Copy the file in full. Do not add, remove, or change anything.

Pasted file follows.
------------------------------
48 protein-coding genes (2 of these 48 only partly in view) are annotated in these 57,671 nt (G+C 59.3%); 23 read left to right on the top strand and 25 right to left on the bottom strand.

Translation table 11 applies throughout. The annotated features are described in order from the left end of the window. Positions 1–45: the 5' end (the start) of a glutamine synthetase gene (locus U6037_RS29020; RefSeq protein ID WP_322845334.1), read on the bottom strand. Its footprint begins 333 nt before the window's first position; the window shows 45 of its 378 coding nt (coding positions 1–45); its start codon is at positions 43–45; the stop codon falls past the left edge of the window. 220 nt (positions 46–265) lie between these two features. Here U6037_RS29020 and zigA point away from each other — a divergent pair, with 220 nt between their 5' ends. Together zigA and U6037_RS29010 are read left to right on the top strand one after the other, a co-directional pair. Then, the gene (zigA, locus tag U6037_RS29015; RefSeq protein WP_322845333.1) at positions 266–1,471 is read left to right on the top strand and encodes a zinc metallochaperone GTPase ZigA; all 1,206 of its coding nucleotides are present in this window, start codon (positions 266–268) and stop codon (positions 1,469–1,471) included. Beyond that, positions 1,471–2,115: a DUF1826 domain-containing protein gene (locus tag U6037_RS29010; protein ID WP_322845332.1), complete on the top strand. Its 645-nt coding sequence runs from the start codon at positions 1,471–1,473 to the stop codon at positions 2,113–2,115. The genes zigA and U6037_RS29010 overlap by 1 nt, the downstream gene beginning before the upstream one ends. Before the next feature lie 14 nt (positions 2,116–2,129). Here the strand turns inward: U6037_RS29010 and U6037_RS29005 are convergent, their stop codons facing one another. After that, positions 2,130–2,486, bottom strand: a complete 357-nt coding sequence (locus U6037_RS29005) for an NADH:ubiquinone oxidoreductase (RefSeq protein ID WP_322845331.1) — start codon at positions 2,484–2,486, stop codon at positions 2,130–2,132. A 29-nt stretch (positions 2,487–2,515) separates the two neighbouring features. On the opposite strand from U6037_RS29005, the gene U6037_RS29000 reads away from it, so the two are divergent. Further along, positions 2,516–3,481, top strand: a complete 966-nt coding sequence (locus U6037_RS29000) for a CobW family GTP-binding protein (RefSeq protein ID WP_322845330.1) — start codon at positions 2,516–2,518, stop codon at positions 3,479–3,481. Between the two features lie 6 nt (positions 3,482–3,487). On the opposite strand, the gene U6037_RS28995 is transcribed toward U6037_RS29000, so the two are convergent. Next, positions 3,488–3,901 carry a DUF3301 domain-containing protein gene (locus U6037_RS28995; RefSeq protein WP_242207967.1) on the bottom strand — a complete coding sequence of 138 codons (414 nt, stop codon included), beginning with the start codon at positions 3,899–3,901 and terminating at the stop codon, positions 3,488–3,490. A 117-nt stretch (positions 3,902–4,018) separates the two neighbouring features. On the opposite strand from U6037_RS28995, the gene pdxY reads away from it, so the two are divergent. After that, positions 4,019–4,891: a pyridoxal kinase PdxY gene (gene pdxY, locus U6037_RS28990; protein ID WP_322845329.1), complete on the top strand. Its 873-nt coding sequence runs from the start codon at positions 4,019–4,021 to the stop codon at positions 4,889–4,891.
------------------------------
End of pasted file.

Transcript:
48 protein-coding genes (2 of these 48 only partly in view) are annotated in these 57,671 nt (G+C 59.3%); 23 read left to right on the top strand and 25 right to left on the bottom strand.

Translation table 11 applies throughout. The annotated features are described in order from the left end of the window. Positions 1–45: the 5' end (the start) of a glutamine synthetase gene (locus U6037_RS29020; RefSeq protein ID WP_322845334.1), read on the bottom strand. Its footprint begins 333 nt before the window's first position; the window shows 45 of its 378 coding nt (coding positions 1–45); its start codon is at positions 43–45; the stop codon falls past the left edge of the window. 220 nt (positions 46–265) lie between these two features. Here U6037_RS29020 and zigA point away from each other — a divergent pair, with 220 nt between their 5' ends. Together zigA and U6037_RS29010 are read left to right on the top strand one after the other, a co-directional pair. Then, the gene (zigA, locus tag U6037_RS29015; RefSeq protein WP_322845333.1) at positions 266–1,471 is read left to right on the top strand and encodes a zinc metallochaperone GTPase ZigA; all 1,206 of its coding nucleotides are present in this window, start codon (positions 266–268) and stop codon (positions 1,469–1,471) included. Beyond that, positions 1,471–2,115: a DUF1826 domain-containing protein gene (locus tag U6037_RS29010; protein ID WP_322845332.1), complete on the top strand. Its 645-nt coding sequence runs from the start codon at positions 1,471–1,473 to the stop codon at positions 2,113–2,115. The genes zigA and U6037_RS29010 overlap by 1 nt, the downstream gene beginning before the upstream one ends. Before the next feature lie 14 nt (positions 2,116–2,129). Here the strand turns inward: U6037_RS29010 and U6037_RS29005 are convergent, their stop codons facing one another. After that, positions 2,130–2,486, bottom strand: a complete 357-nt coding sequence (locus U6037_RS29005) for an NADH:ubiquinone oxidoreductase (RefSeq protein ID WP_322845331.1) — start codon at positions 2,484–2,486, stop codon at positions 2,130–2,132. A 29-nt stretch (positions 2,487–2,515) separates the two neighbouring features. On the opposite strand from U6037_RS29005, the gene U6037_RS29000 reads away from it, so the two are divergent. Further along, positions 2,516–3,481, top strand: a complete 966-nt coding sequence (locus U6037_RS29000) for a CobW family GTP-binding protein (RefSeq protein ID WP_322845330.1) — start codon at positions 2,516–2,518, stop codon at positions 3,479–3,481. Between the two features lie 6 nt (positions 3,482–3,487). On the opposite strand, the gene U6037_RS28995 is transcribed toward U6037_RS29000, so the two are convergent. Next, positions 3,488–3,901 carry a DUF3301 domain-containing protein gene (locus U6037_RS28995; RefSeq protein WP_242207967.1) on the bottom strand — a complete coding sequence of 138 codons (414 nt, stop codon included), beginning with the start codon at positions 3,899–3,901 and terminating at the stop codon, positions 3,488–3,490. A 117-nt stretch (positions 3,902–4,018) separates the two neighbouring features. On the opposite strand from U6037_RS28995, the gene pdxY reads away from it, so the two are divergent. After that, positions 4,019–4,891: a pyridoxal kinase PdxY gene (gene pdxY, locus U6037_RS28990; protein ID WP_322845329.1), complete on the top strand. Its 873-nt coding sequence runs from the start codon at positions 4,019–4,021 to the stop codon at positions 4,889–4,891.